- MCV4 for patients 2 to 55
- MPSV4 for patients over 55
Who should not get it, or wait?
- Children and adolescents 11-18
- College freshmen living in dormitories
- U.S. Military recruits
- Anyone traveling to Africa or parts of the world where the disease is common
- Anyone who may have been exposed during an outbreak
- Anyone with a severe allergic reaction to any component of the vaccine
- Anyone who is severely ill
- Pregnant women, unless it’s clearly needed
HepatitisWhat is Hepatitis B? It’s a serious disease that affects the liver, caused by a virus. It is spread through contact with the blood or other body fluids of an infected person. Someone can become infected by:
Who should not get vaccinated?
- Contact with the mother’s blood during birth
- Breaks in the skin
- Contact with infected objects like toothbrushes or razors
- Having unprotected sex with an infected person
- Sharing needles while injecting drugs
- Being stuck with a used needle
- Who should get vaccinated?
- Infants at birth, with completion of doses by 18 months
- Those 18 and younger who did not get the vaccine as babies
- Men who have sex with men
- Those who have multiple sexual partners
- Anyone whose job exposes them to human blood
- Those with HIV
- Staff/residents in institutions for the developmentally disabled
- Travelers with destinations where Hepatitis B is common
- People with chronic liver or kidney disease
- Anyone with severe allergies to baker’s yeast or any other component of the vaccine
- Anyone who is moderately or severely ill should wait until they recover
InfluenzaInfluenza (“the Flu”) is a contagious virus.
There are two types of flu vaccines.
- Spread by coughing or sneezing
- Symptoms include fever, cough, chills, headache, fatigue and sore throat
- Lasts for several days
- Can severely affect infants, the elderly, pregnant women and make some conditions worse
- Can require hospitalization and even lead to death
Influenza viruses are always changing, so annual vaccination is recommended. Protection starts after two weeks and lasts about a year. The live vaccine is recommended for most healthy people between the ages of 2 and 49. Who should get a flu shot instead of the nasal spray?
- “Live” vaccine contains a weak version of the virus. It’s sprayed into the nostrils.
- Inactive virus (the “flu shot”) is injected.
What protection will the vaccinations provide? Provides protection against A/H1N1 (pandemic) influenza and two other influenza viruses– influenza A/H3N2 and influenza B. By getting vaccinated you can protect yourself and avoid spreading influenza to others.
- Adults 50 and older
- Children younger than 5 with asthma or wheezing episodes within the last year
- Pregnant women
- Those with long-term health problems (heart, lung, liver or kidney disease, or anemia)
- Those with seizure disorders
- Anyone with a weakened immune system
- Children or adolescents on long-term aspirin treatment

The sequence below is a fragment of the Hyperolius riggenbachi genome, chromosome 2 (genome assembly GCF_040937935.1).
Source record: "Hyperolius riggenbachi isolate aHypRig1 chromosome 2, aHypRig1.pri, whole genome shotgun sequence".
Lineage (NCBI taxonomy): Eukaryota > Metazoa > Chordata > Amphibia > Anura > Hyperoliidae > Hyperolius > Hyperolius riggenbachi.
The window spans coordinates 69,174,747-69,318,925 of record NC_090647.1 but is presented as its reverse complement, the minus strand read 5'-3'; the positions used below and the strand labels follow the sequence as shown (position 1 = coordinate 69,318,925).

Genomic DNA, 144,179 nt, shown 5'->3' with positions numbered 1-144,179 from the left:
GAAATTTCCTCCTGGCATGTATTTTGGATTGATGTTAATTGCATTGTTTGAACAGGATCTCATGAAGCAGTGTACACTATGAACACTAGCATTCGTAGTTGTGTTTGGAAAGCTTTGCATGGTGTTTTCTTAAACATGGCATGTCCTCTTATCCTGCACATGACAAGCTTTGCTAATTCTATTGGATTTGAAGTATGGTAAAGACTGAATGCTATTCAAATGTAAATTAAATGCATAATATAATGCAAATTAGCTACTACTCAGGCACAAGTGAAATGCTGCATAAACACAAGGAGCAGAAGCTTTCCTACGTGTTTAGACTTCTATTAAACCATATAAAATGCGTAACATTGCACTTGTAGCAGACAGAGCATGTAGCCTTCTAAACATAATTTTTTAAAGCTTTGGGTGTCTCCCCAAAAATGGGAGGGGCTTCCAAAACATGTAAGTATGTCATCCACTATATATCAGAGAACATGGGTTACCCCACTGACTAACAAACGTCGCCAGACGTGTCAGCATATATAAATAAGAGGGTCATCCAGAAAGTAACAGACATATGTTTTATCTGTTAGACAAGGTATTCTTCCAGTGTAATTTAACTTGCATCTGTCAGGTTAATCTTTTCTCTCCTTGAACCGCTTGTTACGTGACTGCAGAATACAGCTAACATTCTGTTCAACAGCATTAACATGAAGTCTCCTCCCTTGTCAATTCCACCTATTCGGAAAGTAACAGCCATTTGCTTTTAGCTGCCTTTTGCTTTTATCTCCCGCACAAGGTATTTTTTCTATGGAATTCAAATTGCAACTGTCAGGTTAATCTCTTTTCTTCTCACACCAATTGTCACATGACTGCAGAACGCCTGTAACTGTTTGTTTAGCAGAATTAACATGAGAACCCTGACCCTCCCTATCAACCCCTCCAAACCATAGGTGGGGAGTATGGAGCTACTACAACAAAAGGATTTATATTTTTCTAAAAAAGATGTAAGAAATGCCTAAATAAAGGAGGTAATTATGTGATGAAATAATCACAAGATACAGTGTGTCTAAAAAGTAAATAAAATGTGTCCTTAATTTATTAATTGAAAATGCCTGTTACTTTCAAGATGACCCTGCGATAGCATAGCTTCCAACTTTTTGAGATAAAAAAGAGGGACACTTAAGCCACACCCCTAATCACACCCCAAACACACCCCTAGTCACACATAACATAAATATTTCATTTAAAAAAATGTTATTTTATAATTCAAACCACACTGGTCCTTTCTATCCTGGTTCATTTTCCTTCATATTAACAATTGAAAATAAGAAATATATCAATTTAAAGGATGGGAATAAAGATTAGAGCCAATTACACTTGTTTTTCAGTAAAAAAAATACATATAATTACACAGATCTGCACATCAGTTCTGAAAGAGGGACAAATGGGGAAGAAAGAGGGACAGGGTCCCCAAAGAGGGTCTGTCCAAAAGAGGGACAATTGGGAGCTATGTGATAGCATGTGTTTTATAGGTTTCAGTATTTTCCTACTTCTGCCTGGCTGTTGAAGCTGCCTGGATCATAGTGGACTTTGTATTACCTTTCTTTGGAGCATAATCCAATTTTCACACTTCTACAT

TravelersIn addition to the other vaccines, travelers need to be inoculated against Hepatitis A, Typhoid Fever and Yellow Fever. Typhoid Fever If you are traveling to a country where typhoid is common, you should consider being vaccinated against typhoid. We’ll be happy to discuss your vaccination options. Remember that you will need to complete your vaccination at least 1 week before you travel so that the vaccine has time to take effect. Typhoid vaccines lose effectiveness after several years; if you were vaccinated in the past, check with your doctor to see if it is time for a booster vaccination. Typhoid fever is common in most parts of the world except in industrialized regions such as the United States, Canada, western Europe, Australia, and Japan. Therefore, if you are traveling to the developing world, you should consider taking precautions. Over the past 10 years, travelers from the United States to Asia, Africa, and Latin America have been especially at risk. Yellow Fever Yellow fever can be prevented by vaccination. Travelers should also take precautions against mosquito bites when in areas with yellow fever transmission. Travelers should get vaccinated for yellow fever before visiting areas where yellow fever is found. If you continue to live or travel in yellow fever-endemic areas, you should receive a booster dose of yellow fever vaccine after 10 years. In the United States, the vaccine is given only at designated yellow fever vaccination centers. International regulations require proof of yellow fever vaccination for travel to and from certain countries. People who get vaccinated should be given an International Certificate of Vaccination. Also note that the vaccine is to be given 10 days before travel to an endemic area.
Get your Flu Shot today!Because the influenza virus is unpredictable, it is important to get your flu shot before the virus begins circulating. At MDSTAT Urgent Care clinics, we offer the flu shot every day and are open 9am to 9pm, 365 days a year. No appointment is needed. Simply walk in and ask for your flu shot! Preventing the flu couldn’t be easier.
Remember to “Like” our Facebook page and receive a $5 off coupon on your Flu Shot!
- Walk-ins welcome
- Cash pay patients welcome
- Most insurances accepted
- No appointment need
- Open 9am to 9pm, 365 days a year
On-Site PharmacyFor your convenience, all MDSTAT Urgent Care locations have a pharmacy on-site to save you time. Avoid having to wait to pick up a prescription elsewhere. Our medications are reasonably priced and can be picked up on your way out.